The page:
A 17-year-old was arrested in connection to a homicide investigation that led to the death of Amir Locke, who was shot and killed by a Minneapolis police officer last week during a predawn “no-knock” raid. The teenager was identified as Locke’s cousin in court documents. Prosecutors have charged him with second-degree murder in the Jan. 10 fatal shooting of 38-year-old Otis Rodney Elder.
New details about the investigation emerged that led to the fatal encounter with Locke, 22, who was not named in the search warrant. Interim Police Chief Amelia Huffman said last week that officers from the Minneapolis Police Department were executing the warrant as part of the St. Paul homicide investigation. Police tracked the teenaged suspect and his associates to the Bolero Flats apartment building in Minneapolis, ultimately executing search warrants on three apartments: the one the teen lived in with his mother; another apartment two doors down connected to his associate; and an apartment belonging to the girlfriend of the teen’s brother seven floors down. Minneapolis police say the last apartment where Locke was killed was the only one with a “no-knock warrant.”
The charging documents say that investigators had those three search warrants and probable cause “pick up and holds,” which would allow them to arrest the teen and two associates on suspicion of murder and aiding an offender after the fact. Civil rights attorney Benjamin Crump, who is representing Locke’s parents, confirmed in a statement that the charged teenager is Locke’s cousin and that “all available information confirms that Amir was never a target of that investigation or those search warrants.”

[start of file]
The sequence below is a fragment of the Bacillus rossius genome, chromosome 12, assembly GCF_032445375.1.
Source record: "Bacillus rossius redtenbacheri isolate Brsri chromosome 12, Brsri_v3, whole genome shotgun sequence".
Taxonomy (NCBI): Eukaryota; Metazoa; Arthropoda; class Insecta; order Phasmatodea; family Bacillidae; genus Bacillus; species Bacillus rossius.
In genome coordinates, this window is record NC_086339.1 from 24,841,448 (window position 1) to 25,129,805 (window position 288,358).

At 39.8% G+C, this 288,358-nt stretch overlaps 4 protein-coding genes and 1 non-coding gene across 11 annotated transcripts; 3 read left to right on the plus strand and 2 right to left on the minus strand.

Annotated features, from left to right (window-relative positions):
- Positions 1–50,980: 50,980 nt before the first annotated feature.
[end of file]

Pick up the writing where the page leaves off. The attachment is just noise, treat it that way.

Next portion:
The search warrant for the downtown Minneapolis apartment building will likely be unsealed after the teenager is arraigned and provide more information about his connection to the case. He is currently being held in Ramsey County Juvenile Detention Center. The state asked the court for an order enabling it to prosecute the 17-year-old as an adult because “retaining the proceeding in juvenile court does not serve public safety.”
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